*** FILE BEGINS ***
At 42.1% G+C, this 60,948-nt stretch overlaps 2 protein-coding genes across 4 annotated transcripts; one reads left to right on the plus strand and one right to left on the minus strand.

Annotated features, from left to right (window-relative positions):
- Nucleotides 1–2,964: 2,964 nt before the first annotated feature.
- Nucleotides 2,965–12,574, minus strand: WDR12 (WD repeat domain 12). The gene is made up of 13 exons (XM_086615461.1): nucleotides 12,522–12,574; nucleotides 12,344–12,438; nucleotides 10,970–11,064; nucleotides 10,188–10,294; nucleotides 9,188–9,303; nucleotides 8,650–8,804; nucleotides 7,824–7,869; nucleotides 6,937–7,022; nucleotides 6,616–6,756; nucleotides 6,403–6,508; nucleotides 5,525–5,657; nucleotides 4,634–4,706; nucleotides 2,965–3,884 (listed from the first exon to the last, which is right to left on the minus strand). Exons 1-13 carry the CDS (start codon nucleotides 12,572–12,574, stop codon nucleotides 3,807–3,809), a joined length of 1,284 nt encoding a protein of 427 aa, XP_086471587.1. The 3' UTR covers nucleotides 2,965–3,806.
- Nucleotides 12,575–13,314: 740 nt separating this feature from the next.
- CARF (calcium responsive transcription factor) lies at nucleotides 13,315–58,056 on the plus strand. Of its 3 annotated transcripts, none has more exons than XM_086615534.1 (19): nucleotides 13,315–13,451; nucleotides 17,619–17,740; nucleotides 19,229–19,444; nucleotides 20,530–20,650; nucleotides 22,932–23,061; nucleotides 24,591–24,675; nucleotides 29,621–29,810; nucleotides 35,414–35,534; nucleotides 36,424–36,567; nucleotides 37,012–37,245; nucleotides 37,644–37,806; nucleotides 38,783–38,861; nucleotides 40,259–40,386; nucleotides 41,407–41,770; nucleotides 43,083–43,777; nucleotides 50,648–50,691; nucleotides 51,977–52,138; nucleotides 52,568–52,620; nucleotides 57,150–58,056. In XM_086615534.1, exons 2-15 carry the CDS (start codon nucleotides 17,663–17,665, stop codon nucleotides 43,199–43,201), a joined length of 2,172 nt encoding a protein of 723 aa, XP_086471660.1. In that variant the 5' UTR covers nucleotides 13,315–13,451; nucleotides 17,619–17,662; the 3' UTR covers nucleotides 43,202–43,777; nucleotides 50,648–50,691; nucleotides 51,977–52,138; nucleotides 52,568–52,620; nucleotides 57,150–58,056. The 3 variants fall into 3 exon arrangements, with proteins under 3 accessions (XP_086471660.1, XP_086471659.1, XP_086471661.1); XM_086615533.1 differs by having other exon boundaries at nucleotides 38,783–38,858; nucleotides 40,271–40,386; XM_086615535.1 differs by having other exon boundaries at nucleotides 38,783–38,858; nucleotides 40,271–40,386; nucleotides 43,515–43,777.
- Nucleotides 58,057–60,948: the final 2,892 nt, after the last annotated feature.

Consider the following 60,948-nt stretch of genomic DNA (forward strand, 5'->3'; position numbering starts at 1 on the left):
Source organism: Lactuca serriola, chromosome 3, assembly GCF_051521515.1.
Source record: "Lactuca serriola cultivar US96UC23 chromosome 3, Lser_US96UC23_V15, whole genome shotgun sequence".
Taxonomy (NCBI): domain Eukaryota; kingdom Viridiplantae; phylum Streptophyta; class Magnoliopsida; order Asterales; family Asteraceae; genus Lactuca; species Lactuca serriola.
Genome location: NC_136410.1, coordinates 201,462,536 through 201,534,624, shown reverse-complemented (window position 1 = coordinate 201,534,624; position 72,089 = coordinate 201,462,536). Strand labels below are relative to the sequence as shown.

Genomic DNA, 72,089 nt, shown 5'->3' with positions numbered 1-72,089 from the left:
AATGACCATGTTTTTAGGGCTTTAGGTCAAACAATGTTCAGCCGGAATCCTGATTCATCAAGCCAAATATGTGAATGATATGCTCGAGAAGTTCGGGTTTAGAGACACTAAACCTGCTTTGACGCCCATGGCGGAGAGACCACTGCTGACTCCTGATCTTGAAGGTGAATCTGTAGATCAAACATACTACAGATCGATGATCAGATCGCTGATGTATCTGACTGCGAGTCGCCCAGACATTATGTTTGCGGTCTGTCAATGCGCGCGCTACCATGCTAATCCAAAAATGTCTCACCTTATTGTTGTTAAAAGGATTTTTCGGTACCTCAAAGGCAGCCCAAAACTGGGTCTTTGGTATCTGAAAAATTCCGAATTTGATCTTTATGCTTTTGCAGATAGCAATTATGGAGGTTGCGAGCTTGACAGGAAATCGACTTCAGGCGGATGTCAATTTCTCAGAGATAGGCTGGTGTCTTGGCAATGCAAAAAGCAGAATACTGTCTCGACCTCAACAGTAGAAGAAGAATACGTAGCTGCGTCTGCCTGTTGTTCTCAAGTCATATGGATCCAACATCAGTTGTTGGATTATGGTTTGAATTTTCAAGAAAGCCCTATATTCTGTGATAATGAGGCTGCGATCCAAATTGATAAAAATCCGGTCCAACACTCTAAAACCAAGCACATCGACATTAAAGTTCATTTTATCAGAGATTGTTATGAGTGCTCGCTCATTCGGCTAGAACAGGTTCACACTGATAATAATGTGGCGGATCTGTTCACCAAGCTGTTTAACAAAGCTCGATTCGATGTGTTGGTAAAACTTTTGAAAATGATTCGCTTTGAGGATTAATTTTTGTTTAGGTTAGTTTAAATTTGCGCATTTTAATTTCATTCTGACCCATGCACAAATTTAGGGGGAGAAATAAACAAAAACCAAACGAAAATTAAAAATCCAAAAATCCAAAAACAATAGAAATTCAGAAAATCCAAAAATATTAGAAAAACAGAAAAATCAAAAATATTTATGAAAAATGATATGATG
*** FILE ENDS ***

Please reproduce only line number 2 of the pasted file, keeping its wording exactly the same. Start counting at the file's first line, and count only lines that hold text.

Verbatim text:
Annotated features, from left to right (window-relative positions):